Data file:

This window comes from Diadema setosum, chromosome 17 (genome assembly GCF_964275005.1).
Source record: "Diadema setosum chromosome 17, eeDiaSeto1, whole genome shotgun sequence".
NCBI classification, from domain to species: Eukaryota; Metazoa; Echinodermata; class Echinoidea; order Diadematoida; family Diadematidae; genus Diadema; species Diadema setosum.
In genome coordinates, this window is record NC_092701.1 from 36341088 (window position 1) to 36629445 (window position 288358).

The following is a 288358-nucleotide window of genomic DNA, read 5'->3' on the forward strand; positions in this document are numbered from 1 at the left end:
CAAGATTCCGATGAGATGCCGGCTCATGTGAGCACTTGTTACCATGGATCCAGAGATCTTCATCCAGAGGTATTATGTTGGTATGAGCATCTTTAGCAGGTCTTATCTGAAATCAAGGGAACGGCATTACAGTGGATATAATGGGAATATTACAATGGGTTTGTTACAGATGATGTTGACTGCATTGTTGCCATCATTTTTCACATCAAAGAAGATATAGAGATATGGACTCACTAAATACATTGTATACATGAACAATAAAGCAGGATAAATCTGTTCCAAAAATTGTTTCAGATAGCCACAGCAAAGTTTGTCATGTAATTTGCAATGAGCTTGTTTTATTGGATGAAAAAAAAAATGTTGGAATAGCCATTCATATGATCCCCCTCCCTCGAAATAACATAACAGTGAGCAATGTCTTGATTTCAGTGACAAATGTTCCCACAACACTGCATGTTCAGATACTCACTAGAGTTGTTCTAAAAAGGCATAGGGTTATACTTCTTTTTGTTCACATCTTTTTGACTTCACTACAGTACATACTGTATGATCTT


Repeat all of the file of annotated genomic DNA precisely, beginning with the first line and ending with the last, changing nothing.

This window comes from Diadema setosum, chromosome 17 (genome assembly GCF_964275005.1).
Source record: "Diadema setosum chromosome 17, eeDiaSeto1, whole genome shotgun sequence".
NCBI classification, from domain to species: Eukaryota; Metazoa; Echinodermata; class Echinoidea; order Diadematoida; family Diadematidae; genus Diadema; species Diadema setosum.
In genome coordinates, this window is record NC_092701.1 from 36341088 (window position 1) to 36629445 (window position 288358).

The following is a 288358-nucleotide window of genomic DNA, read 5'->3' on the forward strand; positions in this document are numbered from 1 at the left end:
CAAGATTCCGATGAGATGCCGGCTCATGTGAGCACTTGTTACCATGGATCCAGAGATCTTCATCCAGAGGTATTATGTTGGTATGAGCATCTTTAGCAGGTCTTATCTGAAATCAAGGGAACGGCATTACAGTGGATATAATGGGAATATTACAATGGGTTTGTTACAGATGATGTTGACTGCATTGTTGCCATCATTTTTCACATCAAAGAAGATATAGAGATATGGACTCACTAAATACATTGTATACATGAACAATAAAGCAGGATAAATCTGTTCCAAAAATTGTTTCAGATAGCCACAGCAAAGTTTGTCATGTAATTTGCAATGAGCTTGTTTTATTGGATGAAAAAAAAAATGTTGGAATAGCCATTCATATGATCCCCCTCCCTCGAAATAACATAACAGTGAGCAATGTCTTGATTTCAGTGACAAATGTTCCCACAACACTGCATGTTCAGATACTCACTAGAGTTGTTCTAAAAAGGCATAGGGTTATACTTCTTTTTGTTCACATCTTTTTGACTTCACTACAGTACATACTGTATGATCTT